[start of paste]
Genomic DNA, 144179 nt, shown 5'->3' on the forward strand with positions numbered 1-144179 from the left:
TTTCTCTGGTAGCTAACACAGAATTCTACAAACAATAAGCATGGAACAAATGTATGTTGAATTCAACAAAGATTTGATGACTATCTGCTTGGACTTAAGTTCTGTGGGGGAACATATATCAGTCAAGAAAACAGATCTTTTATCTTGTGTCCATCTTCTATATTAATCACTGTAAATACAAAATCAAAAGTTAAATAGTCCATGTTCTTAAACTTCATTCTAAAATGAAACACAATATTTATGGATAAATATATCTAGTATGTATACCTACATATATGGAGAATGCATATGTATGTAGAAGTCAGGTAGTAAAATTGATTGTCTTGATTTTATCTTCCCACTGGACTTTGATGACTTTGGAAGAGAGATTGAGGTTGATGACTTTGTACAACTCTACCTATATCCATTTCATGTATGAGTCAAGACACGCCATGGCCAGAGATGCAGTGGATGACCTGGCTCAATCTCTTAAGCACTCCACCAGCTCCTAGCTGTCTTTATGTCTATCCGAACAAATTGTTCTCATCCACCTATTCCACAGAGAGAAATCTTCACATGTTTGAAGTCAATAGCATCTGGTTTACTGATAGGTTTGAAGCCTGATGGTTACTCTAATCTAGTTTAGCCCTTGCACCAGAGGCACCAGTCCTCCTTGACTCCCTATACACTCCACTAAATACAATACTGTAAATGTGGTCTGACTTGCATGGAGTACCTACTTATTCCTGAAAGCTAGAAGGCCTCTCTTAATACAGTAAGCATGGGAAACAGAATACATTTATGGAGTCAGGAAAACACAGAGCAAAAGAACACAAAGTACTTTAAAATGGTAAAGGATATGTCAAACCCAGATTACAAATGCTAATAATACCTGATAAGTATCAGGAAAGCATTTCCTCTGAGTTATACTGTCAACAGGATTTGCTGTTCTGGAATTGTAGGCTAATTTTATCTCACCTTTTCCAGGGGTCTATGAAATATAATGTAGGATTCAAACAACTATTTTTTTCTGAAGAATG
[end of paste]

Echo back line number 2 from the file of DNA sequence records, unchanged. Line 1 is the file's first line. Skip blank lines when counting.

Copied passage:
TTTCTCTGGTAGCTAACACAGAATTCTACAAACAATAAGCATGGAACAAATGTATGTTGAATTCAACAAAGATTTGATGACTATCTGCTTGGACTTAAGTTCTGTGGGGGAACATATATCAGTCAAGAAAACAGATCTTTTATCTTGTGTCCATCTTCTATATTAATCACTGTAAATACAAAATCAAAAGTTAAATAGTCCATGTTCTTAAACTTCATTCTAAAATGAAACACAATATTTATGGATAAATATATCTAGTATGTATACCTACATATATGGAGAATGCATATGTATGTAGAAGTCAGGTAGTAAAATTGATTGTCTTGATTTTATCTTCCCACTGGACTTTGATGACTTTGGAAGAGAGATTGAGGTTGATGACTTTGTACAACTCTACCTATATCCATTTCATGTATGAGTCAAGACACGCCATGGCCAGAGATGCAGTGGATGACCTGGCTCAATCTCTTAAGCACTCCACCAGCTCCTAGCTGTCTTTATGTCTATCCGAACAAATTGTTCTCATCCACCTATTCCACAGAGAGAAATCTTCACATGTTTGAAGTCAATAGCATCTGGTTTACTGATAGGTTTGAAGCCTGATGGTTACTCTAATCTAGTTTAGCCCTTGCACCAGAGGCACCAGTCCTCCTTGACTCCCTATACACTCCACTAAATACAATACTGTAAATGTGGTCTGACTTGCATGGAGTACCTACTTATTCCTGAAAGCTAGAAGGCCTCTCTTAATACAGTAAGCATGGGAAACAGAATACATTTATGGAGTCAGGAAAACACAGAGCAAAAGAACACAAAGTACTTTAAAATGGTAAAGGATATGTCAAACCCAGATTACAAATGCTAATAATACCTGATAAGTATCAGGAAAGCATTTCCTCTGAGTTATACTGTCAACAGGATTTGCTGTTCTGGAATTGTAGGCTAATTTTATCTCACCTTTTCCAGGGGTCTATGAAATATAATGTAGGATTCAAACAACTATTTTTTTCTGAAGAATG